Social media contains the worst form of Holier Than Thou syndrome.
Too often, as admins of Pakistani Lady Bloggers Facebook group, we find ourselves declining posts that talk about religion. Religious posts that have judgmental undertones have very bad impact on a wide audience. Not only does it take the attention away from the real issue, it creates an environment of debate and slander. To absorb religion, one needs to stop talking and start listening. When debates become common, we do what we are best at now, unfortunately: that is, talk like there’s no tomorrow.
My article is directed towards those who take it upon themselves to preach religion. One might say, why does it not address people who spew venom and hatred towards such a noble cause? My answer is simple: you have taken a very noble, very big cause upon yourself. Make yourself worthy of that. When you talk or write about religion, be ready for a probable resistance. When you do face resistance, take yourself out from the equation and look at the argument objectively, not subjectively. Talk about religion with an open mind, and keep in mind that you might learn something or a new perspective from someone younger than you, or someone who doesn’t even share the same religion as you.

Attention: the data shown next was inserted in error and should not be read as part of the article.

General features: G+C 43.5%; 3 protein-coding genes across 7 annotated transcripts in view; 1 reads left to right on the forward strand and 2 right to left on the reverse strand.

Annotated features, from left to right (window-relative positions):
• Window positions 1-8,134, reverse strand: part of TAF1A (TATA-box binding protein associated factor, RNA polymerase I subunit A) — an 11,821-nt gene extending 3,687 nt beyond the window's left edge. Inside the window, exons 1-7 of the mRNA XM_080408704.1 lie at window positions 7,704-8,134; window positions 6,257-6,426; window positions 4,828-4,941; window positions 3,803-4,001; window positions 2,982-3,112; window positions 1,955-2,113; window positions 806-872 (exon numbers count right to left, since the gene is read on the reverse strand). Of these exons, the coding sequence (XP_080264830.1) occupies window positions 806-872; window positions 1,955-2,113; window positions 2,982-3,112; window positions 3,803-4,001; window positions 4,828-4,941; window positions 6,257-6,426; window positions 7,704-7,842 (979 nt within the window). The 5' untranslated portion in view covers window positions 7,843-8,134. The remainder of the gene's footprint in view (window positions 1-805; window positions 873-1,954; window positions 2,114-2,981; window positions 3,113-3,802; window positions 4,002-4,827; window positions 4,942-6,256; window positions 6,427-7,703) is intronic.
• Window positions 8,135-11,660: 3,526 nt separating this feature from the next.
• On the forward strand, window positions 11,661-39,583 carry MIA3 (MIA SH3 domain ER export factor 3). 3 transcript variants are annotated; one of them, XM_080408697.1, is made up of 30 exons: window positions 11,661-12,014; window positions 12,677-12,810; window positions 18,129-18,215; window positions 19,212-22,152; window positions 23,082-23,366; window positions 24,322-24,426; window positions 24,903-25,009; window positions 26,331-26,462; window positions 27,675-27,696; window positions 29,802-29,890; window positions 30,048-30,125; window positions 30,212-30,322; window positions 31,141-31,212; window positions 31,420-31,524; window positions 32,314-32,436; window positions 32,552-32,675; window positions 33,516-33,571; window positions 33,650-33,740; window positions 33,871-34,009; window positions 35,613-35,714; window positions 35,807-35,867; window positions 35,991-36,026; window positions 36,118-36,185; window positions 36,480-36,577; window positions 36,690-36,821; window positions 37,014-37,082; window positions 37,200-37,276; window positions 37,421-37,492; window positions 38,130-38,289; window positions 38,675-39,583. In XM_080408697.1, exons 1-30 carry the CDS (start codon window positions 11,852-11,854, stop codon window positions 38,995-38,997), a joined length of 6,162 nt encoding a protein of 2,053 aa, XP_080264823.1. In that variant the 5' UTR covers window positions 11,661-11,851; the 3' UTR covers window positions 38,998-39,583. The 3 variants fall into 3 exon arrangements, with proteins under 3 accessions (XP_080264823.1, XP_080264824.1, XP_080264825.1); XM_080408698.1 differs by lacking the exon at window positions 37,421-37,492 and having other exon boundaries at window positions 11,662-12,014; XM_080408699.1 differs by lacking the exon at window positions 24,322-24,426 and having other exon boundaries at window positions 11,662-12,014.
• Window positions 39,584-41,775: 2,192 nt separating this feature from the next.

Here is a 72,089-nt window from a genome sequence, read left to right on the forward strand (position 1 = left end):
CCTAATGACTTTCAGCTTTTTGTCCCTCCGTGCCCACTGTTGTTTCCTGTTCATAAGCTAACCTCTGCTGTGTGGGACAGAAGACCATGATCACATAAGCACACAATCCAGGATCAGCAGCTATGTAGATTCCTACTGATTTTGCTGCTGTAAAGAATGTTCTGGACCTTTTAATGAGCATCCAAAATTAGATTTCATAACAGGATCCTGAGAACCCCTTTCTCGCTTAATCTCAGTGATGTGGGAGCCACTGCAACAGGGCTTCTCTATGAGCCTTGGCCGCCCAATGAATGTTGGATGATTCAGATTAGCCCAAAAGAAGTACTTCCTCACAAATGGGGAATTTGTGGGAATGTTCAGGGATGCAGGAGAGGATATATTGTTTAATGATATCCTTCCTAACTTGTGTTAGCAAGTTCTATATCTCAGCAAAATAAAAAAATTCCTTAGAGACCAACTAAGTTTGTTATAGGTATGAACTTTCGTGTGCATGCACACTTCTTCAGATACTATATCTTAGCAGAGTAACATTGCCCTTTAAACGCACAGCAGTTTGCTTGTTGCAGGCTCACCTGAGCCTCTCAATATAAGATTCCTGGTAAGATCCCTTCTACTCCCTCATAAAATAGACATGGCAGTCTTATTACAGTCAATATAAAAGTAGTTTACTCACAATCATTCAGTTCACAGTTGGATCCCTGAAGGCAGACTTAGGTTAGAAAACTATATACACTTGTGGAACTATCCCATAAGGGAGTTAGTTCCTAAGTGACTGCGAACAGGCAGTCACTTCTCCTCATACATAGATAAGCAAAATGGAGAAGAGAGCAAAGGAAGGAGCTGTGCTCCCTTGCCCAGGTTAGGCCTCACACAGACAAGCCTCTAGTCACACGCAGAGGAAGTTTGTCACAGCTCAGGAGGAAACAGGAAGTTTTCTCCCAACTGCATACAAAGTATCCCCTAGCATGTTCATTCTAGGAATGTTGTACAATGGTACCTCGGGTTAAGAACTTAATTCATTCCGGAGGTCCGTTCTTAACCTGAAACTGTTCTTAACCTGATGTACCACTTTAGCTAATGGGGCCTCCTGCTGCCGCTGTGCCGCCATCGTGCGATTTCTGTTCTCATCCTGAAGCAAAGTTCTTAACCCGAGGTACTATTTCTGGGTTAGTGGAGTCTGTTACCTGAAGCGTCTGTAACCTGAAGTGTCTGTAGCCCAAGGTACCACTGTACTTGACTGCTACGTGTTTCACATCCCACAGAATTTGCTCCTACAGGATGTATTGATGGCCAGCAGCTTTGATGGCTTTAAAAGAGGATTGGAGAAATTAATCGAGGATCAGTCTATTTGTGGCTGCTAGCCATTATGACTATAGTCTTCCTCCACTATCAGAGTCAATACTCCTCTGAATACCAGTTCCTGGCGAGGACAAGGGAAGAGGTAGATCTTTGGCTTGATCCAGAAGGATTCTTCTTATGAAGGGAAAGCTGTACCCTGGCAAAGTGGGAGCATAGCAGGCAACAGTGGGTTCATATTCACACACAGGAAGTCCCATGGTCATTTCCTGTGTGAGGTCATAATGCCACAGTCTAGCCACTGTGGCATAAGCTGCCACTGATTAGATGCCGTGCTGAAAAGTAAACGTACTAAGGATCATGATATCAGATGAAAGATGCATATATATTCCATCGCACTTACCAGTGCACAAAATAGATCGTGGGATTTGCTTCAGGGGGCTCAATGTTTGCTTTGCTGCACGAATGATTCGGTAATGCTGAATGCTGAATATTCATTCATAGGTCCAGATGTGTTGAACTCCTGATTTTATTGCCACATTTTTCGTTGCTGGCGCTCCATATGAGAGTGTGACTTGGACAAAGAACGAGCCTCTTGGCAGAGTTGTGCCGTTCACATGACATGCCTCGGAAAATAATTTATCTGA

When you go out in the world telling people right from wrong, remember you once needed someone to tell you better as well. So be humble, remember that if you do know something, it’s not your own achievement, but rather a bounty of God. God wants judgment exclusive to Himself. No amount of knowledge or intellect makes you worthy of having a sense of superiority.
The Holier Than Thou syndrome has driven more people away from us and our religion than any planned propaganda. Leave it. It doesn’t look good on us.
Humility is the number one lesson to learn when you start learning your religion.
You can move mountains with it.